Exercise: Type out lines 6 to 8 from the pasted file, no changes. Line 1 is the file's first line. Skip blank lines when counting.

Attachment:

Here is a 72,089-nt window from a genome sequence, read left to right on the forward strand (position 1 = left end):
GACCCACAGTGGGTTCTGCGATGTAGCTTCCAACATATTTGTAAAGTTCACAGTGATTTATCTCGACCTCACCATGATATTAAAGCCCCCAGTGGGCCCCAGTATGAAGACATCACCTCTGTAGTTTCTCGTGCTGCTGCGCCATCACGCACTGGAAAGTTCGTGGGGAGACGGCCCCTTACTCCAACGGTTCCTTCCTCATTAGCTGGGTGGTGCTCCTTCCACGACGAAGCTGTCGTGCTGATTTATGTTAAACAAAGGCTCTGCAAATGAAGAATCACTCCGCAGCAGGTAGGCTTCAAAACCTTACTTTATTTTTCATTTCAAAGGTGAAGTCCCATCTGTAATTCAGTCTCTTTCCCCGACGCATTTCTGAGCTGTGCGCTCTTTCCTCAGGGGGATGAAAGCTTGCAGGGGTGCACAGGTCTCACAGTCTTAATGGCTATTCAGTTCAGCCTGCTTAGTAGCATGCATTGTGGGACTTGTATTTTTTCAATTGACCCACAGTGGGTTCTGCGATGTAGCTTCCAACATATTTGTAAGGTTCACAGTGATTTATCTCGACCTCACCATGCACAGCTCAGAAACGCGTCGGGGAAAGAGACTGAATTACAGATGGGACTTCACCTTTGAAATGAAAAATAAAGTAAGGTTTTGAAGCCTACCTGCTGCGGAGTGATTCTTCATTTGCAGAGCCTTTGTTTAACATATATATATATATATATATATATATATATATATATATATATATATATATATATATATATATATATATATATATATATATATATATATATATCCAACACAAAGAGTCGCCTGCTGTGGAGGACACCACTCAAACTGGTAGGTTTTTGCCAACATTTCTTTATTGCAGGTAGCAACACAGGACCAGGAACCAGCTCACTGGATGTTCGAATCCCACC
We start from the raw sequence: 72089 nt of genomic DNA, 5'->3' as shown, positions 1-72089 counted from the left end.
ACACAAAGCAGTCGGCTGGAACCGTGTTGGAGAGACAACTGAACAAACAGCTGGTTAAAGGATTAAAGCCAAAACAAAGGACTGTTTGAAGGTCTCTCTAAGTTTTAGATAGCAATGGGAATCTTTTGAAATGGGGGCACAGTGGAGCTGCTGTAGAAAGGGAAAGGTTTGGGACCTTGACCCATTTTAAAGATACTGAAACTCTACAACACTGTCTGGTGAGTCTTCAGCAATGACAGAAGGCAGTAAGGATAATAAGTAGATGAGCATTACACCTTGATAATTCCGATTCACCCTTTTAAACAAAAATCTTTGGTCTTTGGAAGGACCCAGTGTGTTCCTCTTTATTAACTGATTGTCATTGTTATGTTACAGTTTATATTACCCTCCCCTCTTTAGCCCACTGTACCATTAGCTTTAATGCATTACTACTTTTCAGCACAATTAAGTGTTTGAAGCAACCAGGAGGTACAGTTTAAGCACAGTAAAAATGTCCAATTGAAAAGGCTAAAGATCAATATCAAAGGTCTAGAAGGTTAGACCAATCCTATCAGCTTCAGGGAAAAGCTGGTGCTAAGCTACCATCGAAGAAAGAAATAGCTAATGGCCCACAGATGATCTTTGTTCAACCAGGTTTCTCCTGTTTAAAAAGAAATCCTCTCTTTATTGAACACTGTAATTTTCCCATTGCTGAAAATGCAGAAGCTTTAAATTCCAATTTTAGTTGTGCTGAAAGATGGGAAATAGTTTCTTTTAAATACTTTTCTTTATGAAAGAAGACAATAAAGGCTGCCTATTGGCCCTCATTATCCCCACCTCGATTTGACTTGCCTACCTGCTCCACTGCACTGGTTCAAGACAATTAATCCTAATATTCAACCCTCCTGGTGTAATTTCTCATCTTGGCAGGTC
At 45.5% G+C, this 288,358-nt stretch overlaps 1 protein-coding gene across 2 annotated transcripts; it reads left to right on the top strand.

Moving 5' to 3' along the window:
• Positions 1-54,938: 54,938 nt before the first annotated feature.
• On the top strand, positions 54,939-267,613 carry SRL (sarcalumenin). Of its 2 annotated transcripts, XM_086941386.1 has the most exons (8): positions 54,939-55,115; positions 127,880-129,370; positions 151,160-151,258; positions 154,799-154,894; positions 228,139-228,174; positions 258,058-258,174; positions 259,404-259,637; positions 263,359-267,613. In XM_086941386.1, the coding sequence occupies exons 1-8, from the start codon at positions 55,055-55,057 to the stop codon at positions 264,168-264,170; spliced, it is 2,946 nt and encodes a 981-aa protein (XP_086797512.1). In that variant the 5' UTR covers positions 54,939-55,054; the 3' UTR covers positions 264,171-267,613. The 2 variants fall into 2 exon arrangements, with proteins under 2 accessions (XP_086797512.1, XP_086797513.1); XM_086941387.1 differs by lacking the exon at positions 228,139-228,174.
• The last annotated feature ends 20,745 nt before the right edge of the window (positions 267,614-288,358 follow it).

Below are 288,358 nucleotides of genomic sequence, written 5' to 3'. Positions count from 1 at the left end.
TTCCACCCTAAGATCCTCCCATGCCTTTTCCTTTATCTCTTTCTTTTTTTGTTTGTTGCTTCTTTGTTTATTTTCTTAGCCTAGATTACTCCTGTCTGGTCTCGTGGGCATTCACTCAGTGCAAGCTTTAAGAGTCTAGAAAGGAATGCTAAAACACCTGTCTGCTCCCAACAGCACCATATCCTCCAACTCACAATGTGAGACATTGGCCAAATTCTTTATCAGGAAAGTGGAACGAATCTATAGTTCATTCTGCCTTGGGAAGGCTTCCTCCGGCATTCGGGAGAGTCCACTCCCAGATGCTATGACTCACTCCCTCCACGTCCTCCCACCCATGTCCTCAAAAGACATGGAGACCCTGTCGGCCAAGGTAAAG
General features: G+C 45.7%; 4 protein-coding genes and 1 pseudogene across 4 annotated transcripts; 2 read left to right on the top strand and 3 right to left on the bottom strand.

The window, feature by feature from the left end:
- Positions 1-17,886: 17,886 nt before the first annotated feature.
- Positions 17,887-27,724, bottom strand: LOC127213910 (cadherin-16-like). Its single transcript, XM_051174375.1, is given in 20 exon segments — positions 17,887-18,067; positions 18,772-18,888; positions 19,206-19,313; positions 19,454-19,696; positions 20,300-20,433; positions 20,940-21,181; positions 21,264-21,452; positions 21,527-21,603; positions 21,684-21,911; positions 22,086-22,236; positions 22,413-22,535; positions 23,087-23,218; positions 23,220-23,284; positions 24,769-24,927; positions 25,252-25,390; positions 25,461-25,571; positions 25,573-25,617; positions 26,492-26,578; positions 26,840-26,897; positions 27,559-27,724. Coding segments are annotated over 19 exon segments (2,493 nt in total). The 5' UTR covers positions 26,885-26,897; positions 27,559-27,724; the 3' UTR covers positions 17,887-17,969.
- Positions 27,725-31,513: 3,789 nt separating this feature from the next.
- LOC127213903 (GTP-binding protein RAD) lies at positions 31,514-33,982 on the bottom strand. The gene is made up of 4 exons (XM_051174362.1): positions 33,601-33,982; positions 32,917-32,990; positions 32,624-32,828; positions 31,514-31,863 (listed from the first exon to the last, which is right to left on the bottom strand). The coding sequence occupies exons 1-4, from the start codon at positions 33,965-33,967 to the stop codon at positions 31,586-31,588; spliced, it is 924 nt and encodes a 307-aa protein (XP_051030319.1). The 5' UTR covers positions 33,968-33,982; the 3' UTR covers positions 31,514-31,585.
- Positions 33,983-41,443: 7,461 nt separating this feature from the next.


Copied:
Moving 5' to 3' along the window:
• Positions 1-54,938: 54,938 nt before the first annotated feature.
• On the top strand, positions 54,939-267,613 carry SRL (sarcalumenin). Of its 2 annotated transcripts, XM_086941386.1 has the most exons (8): positions 54,939-55,115; positions 127,880-129,370; positions 151,160-151,258; positions 154,799-154,894; positions 228,139-228,174; positions 258,058-258,174; positions 259,404-259,637; positions 263,359-267,613. In XM_086941386.1, the coding sequence occupies exons 1-8, from the start codon at positions 55,055-55,057 to the stop codon at positions 264,168-264,170; spliced, it is 2,946 nt and encodes a 981-aa protein (XP_086797512.1). In that variant the 5' UTR covers positions 54,939-55,054; the 3' UTR covers positions 264,171-267,613. The 2 variants fall into 2 exon arrangements, with proteins under 2 accessions (XP_086797512.1, XP_086797513.1); XM_086941387.1 differs by lacking the exon at positions 228,139-228,174.